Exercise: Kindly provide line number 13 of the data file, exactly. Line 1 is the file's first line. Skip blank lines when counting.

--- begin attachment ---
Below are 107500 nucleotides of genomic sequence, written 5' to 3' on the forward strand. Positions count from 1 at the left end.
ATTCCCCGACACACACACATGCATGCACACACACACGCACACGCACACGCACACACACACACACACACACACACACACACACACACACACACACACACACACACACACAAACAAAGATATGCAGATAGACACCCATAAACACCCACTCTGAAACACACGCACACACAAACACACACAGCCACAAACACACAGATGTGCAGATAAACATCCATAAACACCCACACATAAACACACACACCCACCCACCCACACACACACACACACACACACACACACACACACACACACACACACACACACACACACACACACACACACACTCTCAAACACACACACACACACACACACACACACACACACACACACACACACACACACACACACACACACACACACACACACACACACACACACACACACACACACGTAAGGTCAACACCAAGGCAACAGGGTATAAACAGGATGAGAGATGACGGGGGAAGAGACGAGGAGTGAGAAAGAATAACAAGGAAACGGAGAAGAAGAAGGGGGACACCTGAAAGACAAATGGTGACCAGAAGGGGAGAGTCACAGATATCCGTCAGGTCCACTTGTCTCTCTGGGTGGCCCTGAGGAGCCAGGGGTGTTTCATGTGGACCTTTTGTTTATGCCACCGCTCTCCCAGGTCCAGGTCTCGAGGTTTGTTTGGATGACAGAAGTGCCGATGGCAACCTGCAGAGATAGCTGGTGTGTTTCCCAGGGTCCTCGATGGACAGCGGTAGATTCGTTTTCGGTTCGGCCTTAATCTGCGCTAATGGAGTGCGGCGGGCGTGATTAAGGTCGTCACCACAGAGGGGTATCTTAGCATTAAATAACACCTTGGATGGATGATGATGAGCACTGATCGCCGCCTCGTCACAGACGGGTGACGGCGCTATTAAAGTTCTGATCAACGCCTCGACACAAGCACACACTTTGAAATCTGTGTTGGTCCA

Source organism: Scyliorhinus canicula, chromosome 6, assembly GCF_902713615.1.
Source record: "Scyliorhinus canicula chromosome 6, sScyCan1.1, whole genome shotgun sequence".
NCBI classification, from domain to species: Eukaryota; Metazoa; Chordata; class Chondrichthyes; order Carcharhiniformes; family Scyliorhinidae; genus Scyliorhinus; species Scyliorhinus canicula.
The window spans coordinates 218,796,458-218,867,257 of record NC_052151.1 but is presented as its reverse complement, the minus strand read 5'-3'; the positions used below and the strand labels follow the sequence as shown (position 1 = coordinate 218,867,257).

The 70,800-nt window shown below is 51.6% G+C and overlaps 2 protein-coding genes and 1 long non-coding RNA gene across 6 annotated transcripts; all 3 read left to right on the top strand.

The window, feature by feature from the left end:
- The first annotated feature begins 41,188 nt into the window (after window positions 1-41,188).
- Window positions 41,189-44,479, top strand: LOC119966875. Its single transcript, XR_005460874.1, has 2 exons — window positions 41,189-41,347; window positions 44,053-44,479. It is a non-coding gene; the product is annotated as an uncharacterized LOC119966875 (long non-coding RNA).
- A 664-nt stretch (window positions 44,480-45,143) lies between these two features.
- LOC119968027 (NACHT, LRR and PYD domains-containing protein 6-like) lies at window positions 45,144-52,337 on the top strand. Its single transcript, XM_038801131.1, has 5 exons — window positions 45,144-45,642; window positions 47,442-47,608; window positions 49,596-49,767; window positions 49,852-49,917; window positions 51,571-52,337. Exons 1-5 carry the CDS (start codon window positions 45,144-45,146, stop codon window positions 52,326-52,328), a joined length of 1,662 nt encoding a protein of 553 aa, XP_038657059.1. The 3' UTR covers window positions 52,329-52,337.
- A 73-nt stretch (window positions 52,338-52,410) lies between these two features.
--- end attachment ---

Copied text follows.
- A 73-nt stretch (window positions 52,338-52,410) lies between these two features.